September 11, 2019 -- Pairing a microRNA blood test with low-dose computed tomography (CT) scans helps assess risk for lung cancer and guide screening efforts, according to an Italian study of heavy smokers presented during a presidential symposium on September 9 at the World Conference on Lung Cancer (WCLC) in Barcelona, Spain.
Volunteers in the prospective BioMILD screening study who scored at low risk for lung cancer on both tests subsequently had a low rate of lung cancer and lived longer, despite having less frequent screening, researchers reported at the meeting, which is hosted by the International Association for the Study of Lung Cancer.
The trial enrolled 4,119 people at the Fondazione IRCCS Istituto Nazionale dei Tumori cancer center in Milan. The median smoking history among the participants was 42 pack-years, and 79% were current smokers. They underwent low-dose CT and blood test screening at baseline to determine their risk for lung cancer. The participants were directed to low-dose CT screening at three-year intervals if they had negative results on both tests, signifying low risk, and more frequent screening if they had one or two positive results.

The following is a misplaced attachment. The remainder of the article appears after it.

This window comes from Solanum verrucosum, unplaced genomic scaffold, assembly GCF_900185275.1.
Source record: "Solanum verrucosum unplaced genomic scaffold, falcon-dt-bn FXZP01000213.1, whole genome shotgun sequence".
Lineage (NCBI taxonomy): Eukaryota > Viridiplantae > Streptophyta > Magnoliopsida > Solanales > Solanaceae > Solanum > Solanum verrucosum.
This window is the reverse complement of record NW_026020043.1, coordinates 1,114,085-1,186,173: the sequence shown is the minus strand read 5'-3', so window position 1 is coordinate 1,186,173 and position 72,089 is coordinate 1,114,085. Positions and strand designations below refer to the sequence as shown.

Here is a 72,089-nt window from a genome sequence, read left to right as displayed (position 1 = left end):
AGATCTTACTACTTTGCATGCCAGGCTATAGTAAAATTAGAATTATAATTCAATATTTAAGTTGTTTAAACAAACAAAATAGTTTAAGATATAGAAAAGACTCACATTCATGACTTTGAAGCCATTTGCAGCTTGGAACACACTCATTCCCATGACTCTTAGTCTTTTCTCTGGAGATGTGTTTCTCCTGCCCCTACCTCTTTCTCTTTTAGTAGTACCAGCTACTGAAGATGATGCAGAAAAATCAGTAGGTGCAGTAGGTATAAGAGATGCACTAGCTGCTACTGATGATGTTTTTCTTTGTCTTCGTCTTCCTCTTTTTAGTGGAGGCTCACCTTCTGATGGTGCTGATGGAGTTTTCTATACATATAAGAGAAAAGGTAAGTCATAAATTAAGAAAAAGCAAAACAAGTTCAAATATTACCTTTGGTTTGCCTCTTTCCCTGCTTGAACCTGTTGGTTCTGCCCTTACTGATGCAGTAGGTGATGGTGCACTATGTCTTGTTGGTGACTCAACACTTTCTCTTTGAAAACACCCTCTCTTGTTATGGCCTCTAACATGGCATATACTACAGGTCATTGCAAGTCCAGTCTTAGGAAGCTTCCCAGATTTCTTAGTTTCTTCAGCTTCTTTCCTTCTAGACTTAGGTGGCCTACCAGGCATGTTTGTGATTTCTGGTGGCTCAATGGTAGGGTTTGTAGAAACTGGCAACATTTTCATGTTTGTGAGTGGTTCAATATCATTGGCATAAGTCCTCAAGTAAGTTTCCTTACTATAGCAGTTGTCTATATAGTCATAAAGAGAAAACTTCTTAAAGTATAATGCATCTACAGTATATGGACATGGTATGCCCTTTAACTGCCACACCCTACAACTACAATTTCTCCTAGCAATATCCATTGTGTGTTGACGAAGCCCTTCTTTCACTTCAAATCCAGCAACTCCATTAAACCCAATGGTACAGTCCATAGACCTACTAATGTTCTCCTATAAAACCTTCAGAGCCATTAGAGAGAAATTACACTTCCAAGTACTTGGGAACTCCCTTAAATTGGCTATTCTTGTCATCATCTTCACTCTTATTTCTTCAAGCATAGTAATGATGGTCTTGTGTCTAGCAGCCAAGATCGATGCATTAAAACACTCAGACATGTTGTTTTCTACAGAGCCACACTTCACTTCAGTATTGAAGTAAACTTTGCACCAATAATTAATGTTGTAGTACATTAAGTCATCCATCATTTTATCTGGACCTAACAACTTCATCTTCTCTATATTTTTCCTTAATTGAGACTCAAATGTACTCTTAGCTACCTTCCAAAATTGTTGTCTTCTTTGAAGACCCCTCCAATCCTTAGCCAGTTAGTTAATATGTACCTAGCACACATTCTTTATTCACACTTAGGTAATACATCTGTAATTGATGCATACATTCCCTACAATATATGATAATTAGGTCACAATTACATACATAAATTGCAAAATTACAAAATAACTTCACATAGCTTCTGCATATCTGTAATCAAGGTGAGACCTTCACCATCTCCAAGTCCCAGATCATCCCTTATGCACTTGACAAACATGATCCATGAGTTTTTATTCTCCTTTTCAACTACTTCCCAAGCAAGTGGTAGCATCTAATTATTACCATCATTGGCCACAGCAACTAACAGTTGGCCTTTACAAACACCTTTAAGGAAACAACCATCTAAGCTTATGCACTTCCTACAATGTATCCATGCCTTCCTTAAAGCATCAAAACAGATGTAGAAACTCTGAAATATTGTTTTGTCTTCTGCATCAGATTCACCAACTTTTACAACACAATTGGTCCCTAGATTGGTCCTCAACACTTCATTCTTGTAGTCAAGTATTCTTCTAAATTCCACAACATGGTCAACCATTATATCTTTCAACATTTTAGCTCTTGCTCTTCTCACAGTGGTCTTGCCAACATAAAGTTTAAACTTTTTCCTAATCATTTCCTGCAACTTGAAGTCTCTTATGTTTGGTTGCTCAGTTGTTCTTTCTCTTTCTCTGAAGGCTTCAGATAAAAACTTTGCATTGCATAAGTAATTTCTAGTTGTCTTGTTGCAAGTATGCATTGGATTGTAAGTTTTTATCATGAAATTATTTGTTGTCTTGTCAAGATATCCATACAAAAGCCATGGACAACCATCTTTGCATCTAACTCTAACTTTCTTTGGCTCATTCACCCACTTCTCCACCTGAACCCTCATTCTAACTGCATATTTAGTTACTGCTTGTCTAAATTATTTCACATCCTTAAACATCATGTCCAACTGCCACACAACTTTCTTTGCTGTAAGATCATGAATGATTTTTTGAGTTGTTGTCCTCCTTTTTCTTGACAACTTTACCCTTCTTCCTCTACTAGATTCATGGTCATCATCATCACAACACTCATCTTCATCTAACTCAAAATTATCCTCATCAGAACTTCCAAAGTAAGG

Those with two negative tests accounted for the majority of the trial population (58%), and they turned out to have a very low rate of lung cancer over time. On the other hand, lung cancer incidence was 5.96 times higher for the 37% of participants with one positive test and 36.64 times higher for the small number (5%) with two positive tests, noted lead investigator Dr. Ugo Pastorino, director of thoracic surgery at the Istituto Nazionale dei Tumori. Pastorino was also the lead researcher of the previously reported Multicentric Italian Lung Detection (MILD) trial.
The findings were statistically significant, and a similar, significant pattern was observed for lung cancer mortality, the researchers found.
The rationale for the study was that particular microRNA profiles in blood samples are associated with more aggressive cancers. The goal with heavy smokers is not to identify lung cancer but to reduce mortality, Pastorino said during a September 9 press briefing at the meeting.
Used together, the microRNA and CT tests provide information about individual risk and can help reduce the number of unnecessary repeat CT studies in screening programs, he said.
"Personalized prevention is a real option now," Pastorino said.
In a similar vein, results from the Early Detection of Cancer of the Lung Scotland (ECLS) trial were also discussed at WCLC. In that study of 12,203 participants, researchers found that the EarlyCDT-Lung blood test (Oncimmune) provided information that was complementary to CT studies and helpful for making an earlier diagnosis. Mortality data are not yet mature and the researchers are tracking outcomes.